Final Exam PPT

Basic Concepts of Strength Development
What is Strength?
Muscular Strength: ability of a muscle or group of
muscles to generate force
• Absolute strength: maximal amount of force that can be
generated during 1 maximal effort.
• Dynamic strength: ability of a muscle to contract
repeatedly over a period of time.
Muscular Endurance: ability to contract muscles
many times without tiring or to hold one
contraction for a long time
Elements of Muscular Fitness
Strength: ability to exert force
Endurance: ability to continue work over an extended period of time
(Cardiovascular endurance is most important, why?)
Flexibility: ability to move easily through complete normal ranges of
motion around a joint
What is Muscle?
• Made up of 75% water and 25% protein.
3 types of muscle:
1.) Smooth: walls of internal
organs, stomach and blood
2.) Cardiac: heart
3.) Skeletal: attach to bones
making movement possible
Roles Muscles Play
• Agonist: Prime mover, muscle primarily responsible to produce
• Antagonist: Muscle in opposition to the agonist.
• Stabilizers: Hold the joint steady while other muscles produce
movement. Aid in the contraction.
• Neutralizers: Muscles that contract to prevent unwanted action.
Bench Press
Agonist: Pecs, Triceps
Antagonist: Lats
Stabilizers: Anterior Deltoids
Neutralizers: Forearms
Types of Muscle Contractions
Isometric (static)
- No movement occurs at
the joint although force is
When is the muscle at it’s
Isotonic (dynamic)
General Training Principles
• The Principle of Overload: the body will function better
if increased demands are placed upon it
F= Frequency
I= Intensity
T= Time
General Training Principles
• The principle of progression: Allows you to increase your
workload when your body adapts to the current load.
• The principle of specificity: Occurs when specific exercises
are done that closely resemble the specific activities
General Training Terms
• Repetitions (reps) – the number of
consecutive times you do an exercise
• Set – one group of repetitions
• Hypertrophy – increase in muscle size
• Atrophy – decrease in muscle size
• Resistance – a force that acts against
your muscles
• 1 rep max (1RM) – amount of weight
lifted one time
• Plyometrics- develops power with
explosive movements
10 Principles of Resistance Exercise
1.) Warm-up: Light running, light lifting, dynamic stretching to help
improve blood flow and flexibility, & to reduce chance of injury.
2.) Exercise Range of Motion: To strengthen entire muscle, complete
exercise through fullest possible range of motion that the joint allows.
Muscle is conditioned through its entire length.
3.) Exercise Speed: It should take approx. 1 sec. to complete every 90
degrees of joint motion.
4.) Breathing: Exhale during concentric phase (POSITIVE PHASE) of
exercise. Inhale during eccentric phase (NEGATIVE PHASE). Ex. Bench
Press: Exhale to push, Inhale to bring bar back down. Why we breathe
10 Principles of Resistance Exercise
5.) Recommended # of Repetitions:
Strength: more weight less reps (3-5 reps per exercise – 80%-90% of MAX)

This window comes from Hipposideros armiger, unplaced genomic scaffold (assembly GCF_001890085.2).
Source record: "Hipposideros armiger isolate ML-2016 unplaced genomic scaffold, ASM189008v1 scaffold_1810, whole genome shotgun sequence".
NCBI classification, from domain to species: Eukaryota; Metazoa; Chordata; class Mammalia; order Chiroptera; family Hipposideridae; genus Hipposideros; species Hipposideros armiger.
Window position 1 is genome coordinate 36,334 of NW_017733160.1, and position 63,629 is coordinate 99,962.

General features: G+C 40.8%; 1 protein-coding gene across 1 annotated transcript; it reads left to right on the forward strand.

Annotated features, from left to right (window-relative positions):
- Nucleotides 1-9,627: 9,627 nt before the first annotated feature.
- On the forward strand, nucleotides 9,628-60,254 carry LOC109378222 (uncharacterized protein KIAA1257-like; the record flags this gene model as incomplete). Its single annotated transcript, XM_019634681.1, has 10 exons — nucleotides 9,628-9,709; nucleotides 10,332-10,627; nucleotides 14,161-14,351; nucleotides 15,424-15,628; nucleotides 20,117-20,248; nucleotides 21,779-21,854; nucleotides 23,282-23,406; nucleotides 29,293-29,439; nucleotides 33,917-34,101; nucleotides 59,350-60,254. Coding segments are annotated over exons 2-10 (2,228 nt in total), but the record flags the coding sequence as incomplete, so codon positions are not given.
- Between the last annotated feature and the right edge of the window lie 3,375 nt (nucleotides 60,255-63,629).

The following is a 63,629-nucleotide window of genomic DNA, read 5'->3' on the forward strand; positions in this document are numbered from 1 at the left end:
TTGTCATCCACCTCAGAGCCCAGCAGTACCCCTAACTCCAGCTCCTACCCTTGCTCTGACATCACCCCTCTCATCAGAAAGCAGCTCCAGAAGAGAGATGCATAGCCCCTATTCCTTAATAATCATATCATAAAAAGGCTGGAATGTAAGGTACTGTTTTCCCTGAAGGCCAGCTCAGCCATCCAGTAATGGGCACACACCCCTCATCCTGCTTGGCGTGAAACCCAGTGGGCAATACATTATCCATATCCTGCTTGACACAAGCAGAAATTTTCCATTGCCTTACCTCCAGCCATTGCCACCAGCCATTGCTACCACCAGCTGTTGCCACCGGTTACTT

Endurance: Less weight more reps (13-25 reps per exercise – 50%-60% of
Combination: benefits in strength and endurance (6-12 reps per exercise
– 65%-75% of MAX)
Pyramid System: decrease reps while increase weight
6.) Rest Between Sets: 60 to 90 seconds of rest, may vary w/ the
individual and/or exercise intensity.
7.) Rest Between Repetitions: When applicable, a 1-2 second pause is
recommended between each repetition.
10 Principles of Resistance Exercise
8.) Recommended # of Sets: dependent upon the fitness level and
intensity. Generally, 1-3 sets of exercise are recommended per body
9.) Increasing Workload: The rule of thumb is to increase the weight load
by 2-5% when progression is to take place. This normally occurs when
the final repetitions of the last performed set are completed easily.
10.) Exercise Intensity: The goal is to achieve momentary muscle failure
on each set. Momentary muscle failure refers to total fatigue or failure
on the final predetermined repetition of each set.
• Carbohydrates (60% total kcal) are the body’s primary source of energy.
Fat (stored energy)
• Protein: repair and build muscle and all body systems
• When weight training, a general rule, 1 gram of protein per pound of body
• Fat (20% kcal): Energy (storage), heat, body structure.
• Creatine
• Androstenodione is converted intro a steroid once in the body.
• Anabolic steroids increase testosterone. Many health risks are associated
with taking anabolic steroids.
• H2O= Most Important Nutrient
• Taking excessive amounts of vitamins can be harmful; use both diet and
exercise to lose weight
Anterior Deltoid
Pectoralis Major
Rectus Abdominis
Biceps Brachaii
External Oblique
Adductor Muscles
Posterior Deltoid
Latissimus Dorsi
Biceps Femoris
Calf Muscles
Triceps Brachii
Gluteus Maximus
General Strength Training Exercises
• Exercise:
• Arm curls:
• Muscles Developed:
• Biceps, brachialis
• Arm extensions:
• Triceps
• Military press:
• Deltoids, triceps
• Lat pull down:
• Latissimus dorsi, trapezius, deltoids
• Bent knee sit-up:
• Rectus abdominis
• Side bends:
• Internal & external obliques
• Bench press:
• Pectoralis major, triceps, deltoids
• Squat / leg press:
• Gluteals, hamstrings, quadriceps
• Leg curl:
• Hamstrings
• Rows:
• Trapezius, latissimus dorsi, deltoids